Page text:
Anna Maria Oyster Bar Founder To Slow Down, Names Next CEO

The Spirit of Manatee Awards hosted by the Manatee Community Foundation in March was a celebration of volunteers, philanthropists and community-minded business leaders. One highlight was John and Amanda Horne, owners of Oysters Rock Hospitality, with six Anna Maria Oyster Bar locations in the Manatee-Sarasota market, winning the Mary E. Parker Lifetime Spirit Award.

A joke making the rounds at the luncheon, attended by some 500 people at the Bradenton Area Convention Center, was that John Horne was wearing pants. (Horne famously wears khaki shorts and colorful Hawaiian button-down shirts to nearly every event.) At the podium after the award was announced, Horne said he once promised his wife if they ever won the lifetime spirit award he would don pants.

But while Horne in pants brought some surprised looks, what really delivered the gasps was another unexpected moment: Horne, while not retiring, is beginning to transition out of the CEO role — which in AMOB lingo is chief executive oyster. The Bradenton-based company has some 400 employees, and in addition to the six AMOB locations the company owns St. Armands Circle staple Cafe L’Europe. (Officials decline to disclose total company revenue figures.)

Eleni Sokos, director of brand strategy at the company since October 2022 and executive vice president since March, is CEO-in-waiting. Sokos grew up in the restaurant business: her parents owned and operated Demetrio’s Pizza House on Cortez Road in Bradenton for some 45 years. And Sokos and her husband Jason own Kefi Streetside Cafe, a Mediterranean-inspired restaurant and coffee shop in downtown Bradenton. (Kefi means the joyful beauty of feeling alive in Greek.)

“One day I think she’s going to take my job as chief executive oyster at Oysters Rock Hospitality,” Horne said from the dais at the event while he choked up, surrounded by a dozen or so employees, and, of course, a stunned Sokos.

“I looked over at the Manatee Chamber table and their jaws were wide open,” Horne recalled in an interview a few weeks after the luncheon.

Sokos, meanwhile, says her “heart was pounding” when Horne made the announcement at the event. They had talked about succession, and had a general plan. So Sokos knew something was coming — eventually. But she didn’t know when. And the week leading up to the event had actually been a tough one for the company, in personnel and operations matters. Tough enough where Horne kidded with Sokos, quipping a few times: “Are you sure you want this?”

“It was a really difficult week for everybody,” adds Sokos. “We say we do five-star fun here, but sometimes it’s not always easy” to have five-star fun while running the company.

Fun and jokes aside, there is a solid and simple business reason for the transition: time. Horne, 63, has been hustling in the restaurant business for some 40 years. He founded the first Anna Maria Oyster Bar in 1995, on the City Pier on Anna Maria. Before that he worked for Fast Eddie’s on Anna Maria, where started bussing tables and later did pretty much everything from front to back of the house roles for a decade. Before that Horne bussed tables at a country club in Bartow.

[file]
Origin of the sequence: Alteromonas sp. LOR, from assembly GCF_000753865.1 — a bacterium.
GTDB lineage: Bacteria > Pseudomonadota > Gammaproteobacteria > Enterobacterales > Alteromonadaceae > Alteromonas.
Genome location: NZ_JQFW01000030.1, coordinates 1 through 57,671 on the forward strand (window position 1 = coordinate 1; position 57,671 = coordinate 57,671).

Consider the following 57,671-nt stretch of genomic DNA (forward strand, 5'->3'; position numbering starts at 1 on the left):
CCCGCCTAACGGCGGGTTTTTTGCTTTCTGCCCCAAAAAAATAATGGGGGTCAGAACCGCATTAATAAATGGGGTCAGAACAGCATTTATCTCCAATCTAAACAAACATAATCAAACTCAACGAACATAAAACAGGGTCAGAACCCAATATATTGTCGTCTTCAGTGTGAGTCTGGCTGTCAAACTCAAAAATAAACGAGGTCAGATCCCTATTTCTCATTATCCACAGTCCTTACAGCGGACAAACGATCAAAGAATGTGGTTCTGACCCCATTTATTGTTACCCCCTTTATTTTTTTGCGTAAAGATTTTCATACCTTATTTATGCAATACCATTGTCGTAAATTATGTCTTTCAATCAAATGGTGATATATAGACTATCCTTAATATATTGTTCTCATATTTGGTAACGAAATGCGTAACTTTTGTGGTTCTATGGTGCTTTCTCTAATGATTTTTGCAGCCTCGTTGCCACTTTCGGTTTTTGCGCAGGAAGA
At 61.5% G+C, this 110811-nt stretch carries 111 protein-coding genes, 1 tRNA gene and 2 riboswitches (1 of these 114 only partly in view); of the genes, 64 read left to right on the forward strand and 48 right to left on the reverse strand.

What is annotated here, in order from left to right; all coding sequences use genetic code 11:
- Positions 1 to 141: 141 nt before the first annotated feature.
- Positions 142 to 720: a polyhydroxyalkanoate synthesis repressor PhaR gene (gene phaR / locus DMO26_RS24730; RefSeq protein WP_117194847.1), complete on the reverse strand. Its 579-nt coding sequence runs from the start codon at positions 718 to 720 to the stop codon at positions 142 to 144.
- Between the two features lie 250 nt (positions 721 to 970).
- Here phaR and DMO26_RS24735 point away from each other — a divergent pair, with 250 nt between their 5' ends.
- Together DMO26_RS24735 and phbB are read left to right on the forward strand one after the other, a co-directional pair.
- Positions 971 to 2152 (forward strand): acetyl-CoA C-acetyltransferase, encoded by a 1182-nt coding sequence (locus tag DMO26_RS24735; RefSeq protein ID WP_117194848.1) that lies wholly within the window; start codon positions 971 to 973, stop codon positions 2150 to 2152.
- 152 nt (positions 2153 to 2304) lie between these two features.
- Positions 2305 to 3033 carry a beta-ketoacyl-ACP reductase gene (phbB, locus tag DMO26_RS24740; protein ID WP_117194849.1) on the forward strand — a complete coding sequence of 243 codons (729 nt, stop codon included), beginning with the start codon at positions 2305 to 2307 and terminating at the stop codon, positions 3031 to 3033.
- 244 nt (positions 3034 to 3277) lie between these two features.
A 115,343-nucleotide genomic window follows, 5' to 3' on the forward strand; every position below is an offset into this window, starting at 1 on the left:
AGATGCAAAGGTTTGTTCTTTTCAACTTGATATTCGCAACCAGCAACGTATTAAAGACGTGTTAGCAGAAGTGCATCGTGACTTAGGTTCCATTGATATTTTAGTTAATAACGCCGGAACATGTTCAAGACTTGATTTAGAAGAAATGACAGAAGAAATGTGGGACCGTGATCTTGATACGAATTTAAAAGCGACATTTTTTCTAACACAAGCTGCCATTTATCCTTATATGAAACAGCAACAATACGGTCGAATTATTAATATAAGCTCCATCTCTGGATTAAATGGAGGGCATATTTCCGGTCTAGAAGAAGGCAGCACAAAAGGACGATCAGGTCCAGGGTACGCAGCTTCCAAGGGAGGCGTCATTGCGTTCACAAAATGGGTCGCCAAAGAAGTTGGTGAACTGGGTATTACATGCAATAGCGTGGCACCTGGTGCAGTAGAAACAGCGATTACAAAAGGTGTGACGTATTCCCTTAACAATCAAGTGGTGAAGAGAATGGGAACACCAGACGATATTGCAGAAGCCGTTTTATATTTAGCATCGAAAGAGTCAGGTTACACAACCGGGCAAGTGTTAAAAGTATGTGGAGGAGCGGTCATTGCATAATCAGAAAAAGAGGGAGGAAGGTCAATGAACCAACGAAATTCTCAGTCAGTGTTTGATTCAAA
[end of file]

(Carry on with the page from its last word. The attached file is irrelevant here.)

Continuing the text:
“I’ve been doing (Anna Maria Oyster Bar) for 28 years. I don’t have enough gas in the tank to do it another 28 years,” Horne says. “This will allow us to continue the Anna Maria Oyster Bar for customers for a long time and I will get to slow down. I will get to spend time with Amanda. I will get to spend time in the mountains.”

Sokos, 35, has been spending time working on her new role, leaning on her hospitality and other entrepreneurial ventures. That includes Sokos Solutions, a brand-focused marketing company she founded in 2017 that for a time counted Anna Maria Oyster Bar as a client.

“She has that entrepreneurial spirit. She’s never say die and she just makes it work and that’s what you have to have in this industry,” Horne says. “She’s also excellent at not kicking the can down the road. She’s great at making decisions.”

Sokos says one aspect she’s most proud of about the promotion to be the firm’s next CEO is “John and Amanda trust me.”

Her biggest challenge, she says, is continuing to make sure the right people are in the right roles. “The succession plan depends so much on the development of our team,” she says, “so developing our people is the No. 1 priority for me.”

Sokos, to that goal, has been rereading the 2022 book “Unreasonable Hospitality: The Remarkable Power of Giving People More Than They Expect,” by New York restaurateur Will Guidara. The book, she says, is a deep dive into the difference between a smart restaurant concept and a customer-centric restaurant concept.

Sokos thinks often about where Oysters Rock Hospitality and the Anna Maria Oyster Bar brand fits into that, and where the brand will be in five, even 10 years. “We want to become the restaurant of choice for the next generation,” she says. “We want to cultivate that raving fandom.”

Mark Gordon

Business Observer